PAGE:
At the 3rd Probiotics, Prebiotics New Foods Congress in Rome September 4-6 2005, Dr Ruggiero Francavilla and colleagues from the University of Bari, Italy presented a study on 20 adults infected by H. pylori with symptoms who were blindly randomised to receive either Reuteri or placebo for 28 days. They found a significant decrease in the level of H. pylori infection coupled to a significant improvement in gastrointestinal symptoms (abdominal pain, reflux, indigestion, diarrhoea and constipation) with Reuteri compared to placebo. They concluded that there might be a role for Reuteri supplements in the control of dyspeptic symptoms in H. pylori infected adults.
These findings confirm earlier data obtained in a clinical trial by Professor Shin´ichi Takahashi at Kyorin University School of Medicine, Tokyo, Japan where a similar reduction on H-pylori levels in non-symptomatic H. pylori-infected subjects was observed. This data was presented at the 91st Annual Meeting of Japanese Society of Gastroenterology in Japan in April.
Dr Francavilla went on to study H. pylori-infected dyspeptic children who required eradication (antibiotic) therapy. Twenty-five H. pylori-positive children were treated with 10-day eradication therapy and were blindly randomised to receive either Reuteri or placebo for 20 days staring from the first day of treatment. The severity of side effects was measured using a validated scoring system (GSRS score). At entry, children in both groups had similar GSRS scores but during eradication therapy and follow-up, the Reuteri-supplemented children had significantly improved gastro-intestinal health compared to the placebo group. The investigators concluded that Reuteri given during and after H. pylori eradication therapy significantly reduces the frequency and intensity of antibiotic associated side effects.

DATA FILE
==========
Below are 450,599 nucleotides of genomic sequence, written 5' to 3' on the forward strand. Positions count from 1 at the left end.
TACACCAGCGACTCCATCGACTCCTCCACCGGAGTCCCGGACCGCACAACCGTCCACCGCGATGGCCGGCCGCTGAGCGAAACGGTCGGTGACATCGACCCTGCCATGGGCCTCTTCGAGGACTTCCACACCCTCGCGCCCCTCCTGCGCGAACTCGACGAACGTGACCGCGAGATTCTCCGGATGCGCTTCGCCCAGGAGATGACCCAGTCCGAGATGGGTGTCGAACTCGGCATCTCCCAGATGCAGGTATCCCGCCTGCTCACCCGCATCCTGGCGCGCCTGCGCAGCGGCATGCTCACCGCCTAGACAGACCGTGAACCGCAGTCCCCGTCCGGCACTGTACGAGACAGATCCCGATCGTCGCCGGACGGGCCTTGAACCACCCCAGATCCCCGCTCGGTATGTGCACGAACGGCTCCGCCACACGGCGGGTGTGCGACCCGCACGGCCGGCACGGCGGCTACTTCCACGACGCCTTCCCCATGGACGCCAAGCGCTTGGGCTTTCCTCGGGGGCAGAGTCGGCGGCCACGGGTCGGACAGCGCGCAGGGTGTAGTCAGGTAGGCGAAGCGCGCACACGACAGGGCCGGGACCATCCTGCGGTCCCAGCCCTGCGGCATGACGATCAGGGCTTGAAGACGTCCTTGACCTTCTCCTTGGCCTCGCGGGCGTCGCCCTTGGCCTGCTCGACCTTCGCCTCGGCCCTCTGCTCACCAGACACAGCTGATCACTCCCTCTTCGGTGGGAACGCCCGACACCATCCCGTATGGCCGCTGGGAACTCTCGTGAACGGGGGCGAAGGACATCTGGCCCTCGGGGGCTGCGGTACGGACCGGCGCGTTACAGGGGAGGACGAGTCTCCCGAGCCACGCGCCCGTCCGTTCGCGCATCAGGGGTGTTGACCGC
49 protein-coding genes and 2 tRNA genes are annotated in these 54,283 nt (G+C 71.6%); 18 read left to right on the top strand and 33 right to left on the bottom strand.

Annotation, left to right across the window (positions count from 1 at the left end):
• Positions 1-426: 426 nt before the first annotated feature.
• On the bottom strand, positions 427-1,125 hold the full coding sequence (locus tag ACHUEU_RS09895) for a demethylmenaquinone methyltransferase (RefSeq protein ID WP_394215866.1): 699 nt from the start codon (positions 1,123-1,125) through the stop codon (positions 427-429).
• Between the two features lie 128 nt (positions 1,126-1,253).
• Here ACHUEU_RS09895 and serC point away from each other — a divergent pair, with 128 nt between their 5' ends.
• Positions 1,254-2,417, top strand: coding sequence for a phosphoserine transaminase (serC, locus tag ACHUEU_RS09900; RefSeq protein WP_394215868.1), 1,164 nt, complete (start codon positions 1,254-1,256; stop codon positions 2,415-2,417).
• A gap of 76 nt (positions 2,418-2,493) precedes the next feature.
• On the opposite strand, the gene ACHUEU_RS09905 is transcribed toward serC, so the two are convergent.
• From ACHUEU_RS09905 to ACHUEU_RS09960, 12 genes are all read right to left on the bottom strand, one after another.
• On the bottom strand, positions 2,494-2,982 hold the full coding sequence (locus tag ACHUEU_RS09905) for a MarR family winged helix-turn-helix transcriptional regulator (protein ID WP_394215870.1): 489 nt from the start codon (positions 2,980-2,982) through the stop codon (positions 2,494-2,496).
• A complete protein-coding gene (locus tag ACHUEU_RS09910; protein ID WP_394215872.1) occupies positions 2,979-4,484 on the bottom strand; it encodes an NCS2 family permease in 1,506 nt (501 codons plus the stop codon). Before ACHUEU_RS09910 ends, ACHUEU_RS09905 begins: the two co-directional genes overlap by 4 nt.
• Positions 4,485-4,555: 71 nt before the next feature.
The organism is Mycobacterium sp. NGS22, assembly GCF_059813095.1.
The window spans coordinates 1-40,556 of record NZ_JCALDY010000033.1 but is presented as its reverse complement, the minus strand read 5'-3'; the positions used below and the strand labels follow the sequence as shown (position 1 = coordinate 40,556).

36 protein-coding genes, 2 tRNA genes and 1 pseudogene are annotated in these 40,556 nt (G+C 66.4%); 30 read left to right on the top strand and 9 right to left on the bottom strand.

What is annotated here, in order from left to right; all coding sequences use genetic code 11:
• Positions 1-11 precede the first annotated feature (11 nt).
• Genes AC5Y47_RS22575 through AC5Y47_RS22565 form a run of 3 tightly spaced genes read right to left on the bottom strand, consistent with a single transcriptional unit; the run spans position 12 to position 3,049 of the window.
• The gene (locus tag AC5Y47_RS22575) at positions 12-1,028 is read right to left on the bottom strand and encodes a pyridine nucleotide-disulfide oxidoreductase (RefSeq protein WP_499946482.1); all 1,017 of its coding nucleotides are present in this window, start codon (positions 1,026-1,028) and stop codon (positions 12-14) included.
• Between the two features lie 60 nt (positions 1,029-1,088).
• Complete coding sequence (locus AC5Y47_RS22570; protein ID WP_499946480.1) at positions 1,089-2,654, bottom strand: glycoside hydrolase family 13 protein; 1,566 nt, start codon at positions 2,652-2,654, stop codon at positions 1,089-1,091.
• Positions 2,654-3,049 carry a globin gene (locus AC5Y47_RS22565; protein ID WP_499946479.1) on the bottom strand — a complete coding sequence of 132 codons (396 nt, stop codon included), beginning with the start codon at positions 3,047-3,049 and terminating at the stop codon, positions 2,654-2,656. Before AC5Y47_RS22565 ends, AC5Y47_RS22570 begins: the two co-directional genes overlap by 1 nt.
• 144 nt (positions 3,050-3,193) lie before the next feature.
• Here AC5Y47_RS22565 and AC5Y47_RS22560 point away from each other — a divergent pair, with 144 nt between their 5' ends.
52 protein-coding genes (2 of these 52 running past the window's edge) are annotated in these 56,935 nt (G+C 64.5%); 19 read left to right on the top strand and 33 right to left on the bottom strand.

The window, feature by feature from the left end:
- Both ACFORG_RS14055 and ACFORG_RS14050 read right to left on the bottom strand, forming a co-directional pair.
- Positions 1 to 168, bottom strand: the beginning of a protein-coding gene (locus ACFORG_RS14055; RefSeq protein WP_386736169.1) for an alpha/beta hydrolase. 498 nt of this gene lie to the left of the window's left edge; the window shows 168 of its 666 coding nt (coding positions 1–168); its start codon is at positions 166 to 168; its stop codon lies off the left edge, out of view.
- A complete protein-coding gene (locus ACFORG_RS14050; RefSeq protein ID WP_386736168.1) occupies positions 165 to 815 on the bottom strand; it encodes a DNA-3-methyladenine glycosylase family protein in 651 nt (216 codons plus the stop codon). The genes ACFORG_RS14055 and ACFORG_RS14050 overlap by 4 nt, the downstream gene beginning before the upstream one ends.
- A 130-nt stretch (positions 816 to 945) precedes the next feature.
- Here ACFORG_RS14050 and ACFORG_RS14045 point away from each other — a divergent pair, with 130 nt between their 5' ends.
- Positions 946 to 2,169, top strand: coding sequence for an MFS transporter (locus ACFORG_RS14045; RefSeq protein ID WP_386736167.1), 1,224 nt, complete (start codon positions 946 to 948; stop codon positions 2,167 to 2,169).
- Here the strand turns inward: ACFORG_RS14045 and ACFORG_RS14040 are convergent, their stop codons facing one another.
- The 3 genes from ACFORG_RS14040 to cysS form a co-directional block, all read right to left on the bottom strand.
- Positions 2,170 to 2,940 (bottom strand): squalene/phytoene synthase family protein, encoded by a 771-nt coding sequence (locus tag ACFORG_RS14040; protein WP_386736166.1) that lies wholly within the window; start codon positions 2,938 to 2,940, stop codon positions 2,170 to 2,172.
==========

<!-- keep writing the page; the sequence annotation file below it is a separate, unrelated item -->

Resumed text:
Professor Alfredo Saggioro from Umberto I Hospital in Venice presented a new study at the 11th National Congress of Digestive Disease in March where 30 H. pylori-infected dyspeptic patients were randomly assigned to take either the proton pump inhibitor omeprazole together with Reuteri or omeprazole with placebo for 4 weeks. Of the 15 patients receiving omeprazole with Reuteri, 9 (60%) were found to have lost their H. pylori infection, whilst none of the 15 in the omeprazole group had lost their infection. It was concluded that Reuteri in combination with omeprazole may thus have significant clinical value.
These data will be used in the marketing of Reuteri products to the health care sector and we look forward to their full publication, which will further strengthen BioGaia´s study portfolio. The company is also contemplating whether or not to develop products specifically directed to H. pylori-infected people and, if there is interest from pharmaceutical companies, to combine a Reuteri product with a proton pump inhibitor as an adjunct in H. pylori infection control.